The Yankees were a pitch away from possibly finishing off Cy Young candidate C.C. Sabathia and taking the energy out of a fired-up Jacobs Field. As they found out earlier in Game 1, having Sabathia on the ropes does not mean a knockout punch is on its way.
The Yankees were a pitch away from possibly finishing off Cy Young candidate C.C. Sabathia and taking the energy out of a fired-up Jacobs Field.
As they found out earlier in Game 1, having Sabathia on the ropes does not mean a knockout punch is on its way.
The big left-hander was far from his best, but he still picked up the win as the Indians beat the Yankees, 12-3, in Thursday’s American League Division Series opener. Sabathia left the game after gutting out a tense fifth inning that saw New York threaten to take command.
Sabathia threw 114 pitches in five innings, a scenario the Yankees gladly would have taken at the start of the night. He walked six, a staggering total for him.
Yet Sabathia -- 2-7 lifetime against New York -- never let the Yankees get to him on a night when Game 1 was there for the taking.
“When things are getting a little crazy, that’s when you need to be the coolest cat in the house,” Indians Manager Eric Wedge said. “When you have that type of ability and the year and career he’s had, there’s every reason in the world for him to be that confident and show that poise out there.”
Back-to-back walks to Bobby Abreu and Alex Rodriguez with a run in and just one out in the first was the first sign of trouble. But Sabathia struck out Jorge Posada and induced an inning-ending grounder from Hideki Matsui.
The fifth inning changed the game entirely. New York cut the Indians’ lead to 4-3 and had the bases loaded with only one out. Sabathia faced more danger when he fell behind in the count, 3-0, to Posada.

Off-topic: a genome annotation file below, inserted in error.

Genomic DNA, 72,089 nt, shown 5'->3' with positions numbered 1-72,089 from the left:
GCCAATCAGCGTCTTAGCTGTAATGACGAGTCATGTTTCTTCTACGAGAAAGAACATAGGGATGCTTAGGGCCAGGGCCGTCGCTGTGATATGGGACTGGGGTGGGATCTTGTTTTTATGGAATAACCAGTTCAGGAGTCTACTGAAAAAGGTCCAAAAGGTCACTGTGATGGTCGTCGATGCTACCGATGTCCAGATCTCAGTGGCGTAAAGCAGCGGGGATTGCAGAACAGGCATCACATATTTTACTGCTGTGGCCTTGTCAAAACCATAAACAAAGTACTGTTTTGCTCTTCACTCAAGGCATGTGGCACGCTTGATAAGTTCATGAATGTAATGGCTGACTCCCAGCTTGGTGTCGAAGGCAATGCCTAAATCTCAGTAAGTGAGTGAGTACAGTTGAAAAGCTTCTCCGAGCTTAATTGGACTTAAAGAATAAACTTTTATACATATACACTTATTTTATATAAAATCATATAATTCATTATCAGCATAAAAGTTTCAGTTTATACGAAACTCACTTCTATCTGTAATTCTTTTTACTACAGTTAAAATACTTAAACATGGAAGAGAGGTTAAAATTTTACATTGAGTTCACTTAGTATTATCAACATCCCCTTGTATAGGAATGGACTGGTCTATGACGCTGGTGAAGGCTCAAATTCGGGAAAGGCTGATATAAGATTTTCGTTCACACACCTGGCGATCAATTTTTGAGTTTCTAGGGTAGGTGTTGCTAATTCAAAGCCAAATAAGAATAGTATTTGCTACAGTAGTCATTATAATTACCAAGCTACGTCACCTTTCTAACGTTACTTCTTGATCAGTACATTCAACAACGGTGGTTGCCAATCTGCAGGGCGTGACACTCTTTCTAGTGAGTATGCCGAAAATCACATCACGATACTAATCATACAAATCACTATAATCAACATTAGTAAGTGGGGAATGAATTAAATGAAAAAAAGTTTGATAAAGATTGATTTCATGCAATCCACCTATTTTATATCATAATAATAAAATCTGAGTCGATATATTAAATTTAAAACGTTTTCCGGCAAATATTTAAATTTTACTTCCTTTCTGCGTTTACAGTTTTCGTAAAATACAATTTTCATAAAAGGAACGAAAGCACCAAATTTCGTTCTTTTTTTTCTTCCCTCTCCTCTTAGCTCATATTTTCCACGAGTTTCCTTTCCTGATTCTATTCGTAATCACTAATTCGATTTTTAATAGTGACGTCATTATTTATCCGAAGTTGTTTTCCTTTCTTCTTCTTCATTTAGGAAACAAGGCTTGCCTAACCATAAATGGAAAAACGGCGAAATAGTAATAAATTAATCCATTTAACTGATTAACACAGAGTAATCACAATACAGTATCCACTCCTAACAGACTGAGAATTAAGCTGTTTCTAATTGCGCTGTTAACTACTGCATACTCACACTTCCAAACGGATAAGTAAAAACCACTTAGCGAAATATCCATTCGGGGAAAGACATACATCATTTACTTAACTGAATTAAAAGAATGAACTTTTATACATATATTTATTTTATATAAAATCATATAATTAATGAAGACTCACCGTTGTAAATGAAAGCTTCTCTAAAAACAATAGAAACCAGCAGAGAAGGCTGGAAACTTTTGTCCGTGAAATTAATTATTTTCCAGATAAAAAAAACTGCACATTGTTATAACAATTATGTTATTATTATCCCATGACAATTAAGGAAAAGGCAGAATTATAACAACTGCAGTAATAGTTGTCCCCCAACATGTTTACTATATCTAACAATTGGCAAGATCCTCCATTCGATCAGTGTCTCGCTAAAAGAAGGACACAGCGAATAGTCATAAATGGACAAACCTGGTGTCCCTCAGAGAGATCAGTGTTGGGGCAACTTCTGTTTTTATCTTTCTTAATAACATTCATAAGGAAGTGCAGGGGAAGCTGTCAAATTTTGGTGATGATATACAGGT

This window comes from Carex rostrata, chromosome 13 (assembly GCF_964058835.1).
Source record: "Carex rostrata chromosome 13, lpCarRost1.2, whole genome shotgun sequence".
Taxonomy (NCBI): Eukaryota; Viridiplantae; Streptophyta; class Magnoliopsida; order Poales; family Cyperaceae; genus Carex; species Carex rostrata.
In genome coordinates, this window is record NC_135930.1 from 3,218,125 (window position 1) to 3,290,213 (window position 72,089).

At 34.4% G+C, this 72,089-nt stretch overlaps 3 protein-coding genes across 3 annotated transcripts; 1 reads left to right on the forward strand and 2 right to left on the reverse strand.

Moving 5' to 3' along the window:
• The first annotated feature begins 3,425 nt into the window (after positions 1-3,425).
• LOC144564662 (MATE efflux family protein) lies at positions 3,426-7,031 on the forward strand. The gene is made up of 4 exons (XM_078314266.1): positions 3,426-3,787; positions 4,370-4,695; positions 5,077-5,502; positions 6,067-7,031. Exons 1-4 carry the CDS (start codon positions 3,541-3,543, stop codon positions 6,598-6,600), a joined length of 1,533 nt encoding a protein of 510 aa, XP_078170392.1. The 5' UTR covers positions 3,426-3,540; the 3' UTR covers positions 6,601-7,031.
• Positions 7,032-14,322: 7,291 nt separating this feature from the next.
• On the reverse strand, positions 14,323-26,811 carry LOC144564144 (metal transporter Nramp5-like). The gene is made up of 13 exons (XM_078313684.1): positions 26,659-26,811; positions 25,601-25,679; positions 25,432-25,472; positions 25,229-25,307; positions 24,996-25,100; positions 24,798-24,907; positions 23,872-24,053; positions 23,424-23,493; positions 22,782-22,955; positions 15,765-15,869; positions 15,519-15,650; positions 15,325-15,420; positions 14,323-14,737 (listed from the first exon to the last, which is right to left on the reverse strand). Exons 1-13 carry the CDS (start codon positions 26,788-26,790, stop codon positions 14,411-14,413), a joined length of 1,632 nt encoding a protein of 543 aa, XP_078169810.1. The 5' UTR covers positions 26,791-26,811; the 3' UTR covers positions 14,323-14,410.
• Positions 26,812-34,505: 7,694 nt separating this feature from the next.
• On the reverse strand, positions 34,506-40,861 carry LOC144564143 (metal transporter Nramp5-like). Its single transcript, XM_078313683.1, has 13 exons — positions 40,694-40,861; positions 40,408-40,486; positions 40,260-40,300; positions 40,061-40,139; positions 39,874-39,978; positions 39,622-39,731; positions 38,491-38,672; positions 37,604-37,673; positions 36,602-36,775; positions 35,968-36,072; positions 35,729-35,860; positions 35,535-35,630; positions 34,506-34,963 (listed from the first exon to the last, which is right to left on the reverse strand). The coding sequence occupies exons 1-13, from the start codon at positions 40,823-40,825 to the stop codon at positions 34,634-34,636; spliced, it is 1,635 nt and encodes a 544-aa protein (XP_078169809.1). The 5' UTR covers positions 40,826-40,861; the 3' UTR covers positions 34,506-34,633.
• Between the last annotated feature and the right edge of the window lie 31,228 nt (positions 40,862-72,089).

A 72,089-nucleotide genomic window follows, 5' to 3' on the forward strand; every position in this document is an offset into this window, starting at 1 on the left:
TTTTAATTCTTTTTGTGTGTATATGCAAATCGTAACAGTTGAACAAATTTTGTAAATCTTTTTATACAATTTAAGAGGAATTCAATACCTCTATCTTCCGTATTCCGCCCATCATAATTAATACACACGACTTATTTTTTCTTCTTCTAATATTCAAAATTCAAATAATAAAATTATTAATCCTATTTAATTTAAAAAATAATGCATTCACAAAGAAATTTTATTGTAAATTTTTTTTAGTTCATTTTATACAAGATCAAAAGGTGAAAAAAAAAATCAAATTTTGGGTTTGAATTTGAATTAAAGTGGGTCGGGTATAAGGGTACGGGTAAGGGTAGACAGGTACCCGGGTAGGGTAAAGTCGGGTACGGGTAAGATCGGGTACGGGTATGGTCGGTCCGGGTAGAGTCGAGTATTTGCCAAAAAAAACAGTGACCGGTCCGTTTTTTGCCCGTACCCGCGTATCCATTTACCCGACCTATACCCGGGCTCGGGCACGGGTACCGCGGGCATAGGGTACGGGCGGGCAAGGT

Posada had the green light on 3-0 and fouled off a pitch that was up in the strike zone. Sabathia came back to strike out the Yankee catcher and get Matsui to pop out, ending the threat.
“That was a big spot,” Sabathia said. “I was thinking to myself to make sure we ended the inning with the lead. Posada helped me out a little by swinging at a 3-0 pitch, and I was able to get out of it.”
Sabathia escaping the fifth with just one run scored was the turning point, Indians first baseman Ryan Garko felt.
“That was the game right there,” Garko said. “He was 3-0 on Posada. He walks him or (Posada) gets a hit, we have to go to the bullpen early, and things become a mess from there with the bases loaded and a guy coming out of the bullpen.”
The Indians rode the wave of momentum from Sabathia’s escape in their half of the fifth. They broke open the game by scoring five times. The chances the Yankees had to get to Sabathia were wasted by then.
“We made them work,” Yankees Manager Joe Torre said. “(Sabathia) threw a lot of pitches. And ... he was better than we were. He was able to battle through it.”
Reach Repository sports writer Mike Popovich at (330) 580-8341 or e-mail email@example.com